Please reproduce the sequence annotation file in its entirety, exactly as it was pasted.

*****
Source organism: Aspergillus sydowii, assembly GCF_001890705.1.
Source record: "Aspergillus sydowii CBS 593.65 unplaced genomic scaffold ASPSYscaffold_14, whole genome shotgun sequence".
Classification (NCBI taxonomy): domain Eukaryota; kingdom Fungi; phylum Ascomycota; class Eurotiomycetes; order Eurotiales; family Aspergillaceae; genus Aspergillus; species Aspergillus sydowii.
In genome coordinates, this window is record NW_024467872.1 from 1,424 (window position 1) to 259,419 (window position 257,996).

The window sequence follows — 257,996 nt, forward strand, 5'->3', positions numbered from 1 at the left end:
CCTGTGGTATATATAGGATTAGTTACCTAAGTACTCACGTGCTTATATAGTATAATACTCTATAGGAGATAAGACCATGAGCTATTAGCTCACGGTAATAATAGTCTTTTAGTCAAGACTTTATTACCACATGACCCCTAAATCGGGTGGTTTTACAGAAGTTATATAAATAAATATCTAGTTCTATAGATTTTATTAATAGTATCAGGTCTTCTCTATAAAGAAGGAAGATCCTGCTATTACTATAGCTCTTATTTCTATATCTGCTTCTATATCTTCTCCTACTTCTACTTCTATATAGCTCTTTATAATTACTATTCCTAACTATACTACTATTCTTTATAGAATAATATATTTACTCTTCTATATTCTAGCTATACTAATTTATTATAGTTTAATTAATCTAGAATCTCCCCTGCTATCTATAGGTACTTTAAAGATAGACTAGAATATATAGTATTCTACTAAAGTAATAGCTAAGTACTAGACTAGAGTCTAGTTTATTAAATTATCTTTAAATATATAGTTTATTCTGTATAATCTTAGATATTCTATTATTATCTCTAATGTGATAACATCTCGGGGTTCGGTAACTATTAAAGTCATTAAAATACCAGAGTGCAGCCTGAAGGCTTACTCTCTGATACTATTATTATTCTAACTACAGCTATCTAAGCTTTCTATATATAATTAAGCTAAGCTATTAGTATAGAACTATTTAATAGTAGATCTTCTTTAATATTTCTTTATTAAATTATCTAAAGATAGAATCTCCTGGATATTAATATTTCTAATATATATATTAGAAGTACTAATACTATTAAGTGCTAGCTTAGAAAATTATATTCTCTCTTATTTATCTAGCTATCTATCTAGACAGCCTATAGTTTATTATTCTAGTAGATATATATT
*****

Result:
Source organism: Aspergillus sydowii, assembly GCF_001890705.1.
Source record: "Aspergillus sydowii CBS 593.65 unplaced genomic scaffold ASPSYscaffold_14, whole genome shotgun sequence".
Classification (NCBI taxonomy): domain Eukaryota; kingdom Fungi; phylum Ascomycota; class Eurotiomycetes; order Eurotiales; family Aspergillaceae; genus Aspergillus; species Aspergillus sydowii.
In genome coordinates, this window is record NW_024467872.1 from 1,424 (window position 1) to 259,419 (window position 257,996).

The window sequence follows — 257,996 nt, forward strand, 5'->3', positions numbered from 1 at the left end:
CCTGTGGTATATATAGGATTAGTTACCTAAGTACTCACGTGCTTATATAGTATAATACTCTATAGGAGATAAGACCATGAGCTATTAGCTCACGGTAATAATAGTCTTTTAGTCAAGACTTTATTACCACATGACCCCTAAATCGGGTGGTTTTACAGAAGTTATATAAATAAATATCTAGTTCTATAGATTTTATTAATAGTATCAGGTCTTCTCTATAAAGAAGGAAGATCCTGCTATTACTATAGCTCTTATTTCTATATCTGCTTCTATATCTTCTCCTACTTCTACTTCTATATAGCTCTTTATAATTACTATTCCTAACTATACTACTATTCTTTATAGAATAATATATTTACTCTTCTATATTCTAGCTATACTAATTTATTATAGTTTAATTAATCTAGAATCTCCCCTGCTATCTATAGGTACTTTAAAGATAGACTAGAATATATAGTATTCTACTAAAGTAATAGCTAAGTACTAGACTAGAGTCTAGTTTATTAAATTATCTTTAAATATATAGTTTATTCTGTATAATCTTAGATATTCTATTATTATCTCTAATGTGATAACATCTCGGGGTTCGGTAACTATTAAAGTCATTAAAATACCAGAGTGCAGCCTGAAGGCTTACTCTCTGATACTATTATTATTCTAACTACAGCTATCTAAGCTTTCTATATATAATTAAGCTAAGCTATTAGTATAGAACTATTTAATAGTAGATCTTCTTTAATATTTCTTTATTAAATTATCTAAAGATAGAATCTCCTGGATATTAATATTTCTAATATATATATTAGAAGTACTAATACTATTAAGTGCTAGCTTAGAAAATTATATTCTCTCTTATTTATCTAGCTATCTATCTAGACAGCCTATAGTTTATTATTCTAGTAGATATATATT